As for me, I'm taking a break from Titus. I am a bit snow blind from finishing the first draft and need to get some distance from the text before I tackle the revisions. This leaves me wondering what to work on.

Looking at Lisa's willow plate makes me think of Sara's Garden. Lisa draws her inspiration from the forms around her in nature. The idea for Sara's Garden came to me the same way. There were two initial sparks.

The first spark is a piece of land that we drive by almost every day. If that land were mine, I would turn it into a community garden. When I was growing up in Chapel Hill, North Carolina, my mother participated in a community garden started by a man's wife. She knew her husband loved to garden and it kept him vibrant but he was getting older and she didn't want him out there alone. So they opened up the well worked family land to the community.

The second spark for Sara's Garden happened while eating lunch with my kids at Costco. We do love those $1.50 hot dog combos. Plus, its a chance to turn a chore into an outing.

There was an elderly man sitting at the table next to us while he waited for his wife. He got up and bought a coke but his hands were too arthritic to unscrew the plastic cap. Two twenty somethings at the next table thought this was hilarious and they laughed as he braced the bottle against the shopping cart and tried to get some grip on the cap with the other hand.

The twenty somethings made me mad. The man was clearly a farmer. He was wearing overalls but you could also tell by his hands. Long fingers, large knuckles. It looked like he could and had fixed anything that needed fixing.

I pulled the mommy act and went over to help with the bottle cap. I made a joke about needing some peanuts to drop into the coke bottle. He talked with us until his wife came and enjoyed how curious my son was about goats and chickens.

He was a well read, well learned gentlemen farmer and reminded me of one of my professors at Wofford College who taught Shakespeare with a Bamberg, South Carolina accent.

So, between my longing for a community garden and the image of those hands, the story of Sara's Garden formed. I live in an area of urban sprawl where transplants to the community have a nostalgia for the farm life that their communities swallowed up. Sara's Garden exists amidst this conundrum.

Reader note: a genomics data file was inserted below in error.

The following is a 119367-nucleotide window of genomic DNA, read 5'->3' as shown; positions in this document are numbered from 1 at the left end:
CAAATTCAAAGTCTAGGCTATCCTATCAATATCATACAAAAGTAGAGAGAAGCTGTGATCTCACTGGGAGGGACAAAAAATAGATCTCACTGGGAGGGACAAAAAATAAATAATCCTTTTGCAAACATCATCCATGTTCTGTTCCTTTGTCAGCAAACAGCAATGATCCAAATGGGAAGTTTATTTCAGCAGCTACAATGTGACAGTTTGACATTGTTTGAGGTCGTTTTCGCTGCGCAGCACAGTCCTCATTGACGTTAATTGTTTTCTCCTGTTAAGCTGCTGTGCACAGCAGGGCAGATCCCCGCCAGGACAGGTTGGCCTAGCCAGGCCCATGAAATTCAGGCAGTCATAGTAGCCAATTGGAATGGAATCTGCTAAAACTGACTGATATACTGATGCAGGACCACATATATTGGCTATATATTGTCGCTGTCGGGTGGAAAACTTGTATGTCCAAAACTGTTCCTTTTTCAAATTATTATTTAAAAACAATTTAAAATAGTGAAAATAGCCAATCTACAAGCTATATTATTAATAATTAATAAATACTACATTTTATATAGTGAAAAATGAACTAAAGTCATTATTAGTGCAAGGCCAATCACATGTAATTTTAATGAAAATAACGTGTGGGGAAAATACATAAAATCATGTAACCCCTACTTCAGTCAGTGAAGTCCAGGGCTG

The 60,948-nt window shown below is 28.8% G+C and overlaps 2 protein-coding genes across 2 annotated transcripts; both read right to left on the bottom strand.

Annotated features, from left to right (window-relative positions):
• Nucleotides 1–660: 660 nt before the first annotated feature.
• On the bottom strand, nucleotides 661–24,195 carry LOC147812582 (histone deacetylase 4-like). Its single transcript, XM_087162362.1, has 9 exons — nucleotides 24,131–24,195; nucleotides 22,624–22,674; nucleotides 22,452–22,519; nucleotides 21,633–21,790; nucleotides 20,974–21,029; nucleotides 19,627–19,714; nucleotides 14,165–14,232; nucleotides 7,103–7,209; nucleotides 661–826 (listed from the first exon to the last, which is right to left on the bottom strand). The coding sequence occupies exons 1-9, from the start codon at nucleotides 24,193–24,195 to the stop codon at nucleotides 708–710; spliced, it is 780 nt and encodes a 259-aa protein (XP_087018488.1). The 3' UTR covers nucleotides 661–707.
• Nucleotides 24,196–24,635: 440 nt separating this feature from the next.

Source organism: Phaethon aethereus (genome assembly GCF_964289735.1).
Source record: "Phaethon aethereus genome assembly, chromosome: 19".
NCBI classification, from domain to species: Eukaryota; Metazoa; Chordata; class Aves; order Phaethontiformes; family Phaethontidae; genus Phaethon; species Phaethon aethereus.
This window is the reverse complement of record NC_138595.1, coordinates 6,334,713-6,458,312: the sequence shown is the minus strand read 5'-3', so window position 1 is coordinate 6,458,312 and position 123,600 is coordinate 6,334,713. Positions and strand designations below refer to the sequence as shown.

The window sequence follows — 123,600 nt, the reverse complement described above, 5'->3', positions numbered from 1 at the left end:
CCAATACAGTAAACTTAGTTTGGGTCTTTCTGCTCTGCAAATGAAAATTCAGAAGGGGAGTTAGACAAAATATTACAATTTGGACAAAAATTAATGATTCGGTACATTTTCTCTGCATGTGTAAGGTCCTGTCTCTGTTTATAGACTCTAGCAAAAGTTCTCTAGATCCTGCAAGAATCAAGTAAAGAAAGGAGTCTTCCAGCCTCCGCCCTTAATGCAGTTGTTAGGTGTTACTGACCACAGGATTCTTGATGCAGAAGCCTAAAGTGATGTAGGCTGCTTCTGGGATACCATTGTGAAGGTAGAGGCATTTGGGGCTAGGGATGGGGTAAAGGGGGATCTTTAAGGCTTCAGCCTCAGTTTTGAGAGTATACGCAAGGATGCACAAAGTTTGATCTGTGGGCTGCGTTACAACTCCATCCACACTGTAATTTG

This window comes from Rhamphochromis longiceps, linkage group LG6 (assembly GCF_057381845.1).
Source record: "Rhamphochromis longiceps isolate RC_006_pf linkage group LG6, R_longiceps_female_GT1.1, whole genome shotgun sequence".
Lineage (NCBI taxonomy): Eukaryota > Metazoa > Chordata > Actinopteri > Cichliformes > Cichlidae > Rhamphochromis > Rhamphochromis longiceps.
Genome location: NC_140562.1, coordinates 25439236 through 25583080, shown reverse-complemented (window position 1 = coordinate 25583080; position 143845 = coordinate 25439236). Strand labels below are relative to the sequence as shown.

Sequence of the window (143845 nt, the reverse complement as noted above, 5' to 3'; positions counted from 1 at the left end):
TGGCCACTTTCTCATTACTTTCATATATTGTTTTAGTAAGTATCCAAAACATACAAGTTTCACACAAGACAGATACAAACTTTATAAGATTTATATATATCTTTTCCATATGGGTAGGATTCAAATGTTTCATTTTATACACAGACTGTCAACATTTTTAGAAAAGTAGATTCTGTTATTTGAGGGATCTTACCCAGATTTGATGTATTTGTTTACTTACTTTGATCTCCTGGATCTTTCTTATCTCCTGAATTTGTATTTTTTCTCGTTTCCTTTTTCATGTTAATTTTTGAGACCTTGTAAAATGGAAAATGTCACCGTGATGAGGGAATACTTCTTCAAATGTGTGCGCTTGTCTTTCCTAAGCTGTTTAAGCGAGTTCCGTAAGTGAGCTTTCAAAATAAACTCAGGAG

Sara is in middle school and has recently moved near her grandparents. She loves this because she has always spent a month each summer with them on their farm. Her grandparents are a machine shop manager and a teacher but they both have farms in their pasts and like living to the rhythm of the land despite their jobs.

When we meet Sara, her grandmother has gone into a nursing home because of mental deterioration but her grandfather has opted to stay in the house. Sara is furious with him. Over the course of the book Sara deals with her grief for a grandmother who is not gone yet no longer with her and the anger she feels towards her grandfather.

Sara and Grandfather have to reforge their friendship without grandmother's presence. I think this is true for most men. Its the women in their lives who maintained the social ties with family and friends. When faced with the loss of a spouse, elderly men have to take over this role for themselves. It can be very isolating.

There is a lot going on in Sara's Garden and I hope that as it grows, it becomes a thoughtful read for adults as well as children.

That's all from Art Web for now. The three of us constantly pass the inspiration around – we'll see where it lands next.

Monday, March 7, 2011

In Between

Fort Mill had a rainy weekend but I still managed to slip outside on Sunday and get another section of fence woven. I think my family was grateful that I could get in some garden time. They stayed inside and enjoyed the peace.

The first draft of Titus and Annie is complete, right down to a graphic and a nice little blurb for submission packages:  

Titus is a 70 page, double spaced, middle grade reader and is the first book in a series about Titus and Annie, two wonderfully preposterous only children.

Titus is an unusual third grader who lives, eats and breathes ancient Rome. 

Annie is an energetic and social kindergartner who isn't afraid to step in and help, whether you know you need it or not.  

Titus is smart.  Annie is wise.  The two become neighbors first and then friends. 

I finished up chapter 12 on Friday morning and had the manuscript in the mail to my editor, illustrator and sister Catherine Gurri by lunch time.  But I forgot to account for end of project syndrome.  

As a reader, I try not to finish a book late at night. There is always a surge of mental energy that comes with the end of the last chapter. Its hard to fall asleep. Apparently I am the same way about writing.  Titus ended before I lined up the next project and I've been cagey ever since.

It is not that I have to be constantly glued to a computer writing. It is the puzzle of the text rolling around in my head that I miss.  I also miss the focus.